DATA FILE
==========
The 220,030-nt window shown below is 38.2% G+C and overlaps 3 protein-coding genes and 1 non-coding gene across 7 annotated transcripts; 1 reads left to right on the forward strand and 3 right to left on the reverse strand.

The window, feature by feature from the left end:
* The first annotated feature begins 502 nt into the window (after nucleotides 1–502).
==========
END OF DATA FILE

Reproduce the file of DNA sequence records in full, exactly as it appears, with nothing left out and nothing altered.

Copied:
The 220,030-nt window shown below is 38.2% G+C and overlaps 3 protein-coding genes and 1 non-coding gene across 7 annotated transcripts; 1 reads left to right on the forward strand and 3 right to left on the reverse strand.

The window, feature by feature from the left end:
* The first annotated feature begins 502 nt into the window (after nucleotides 1–502).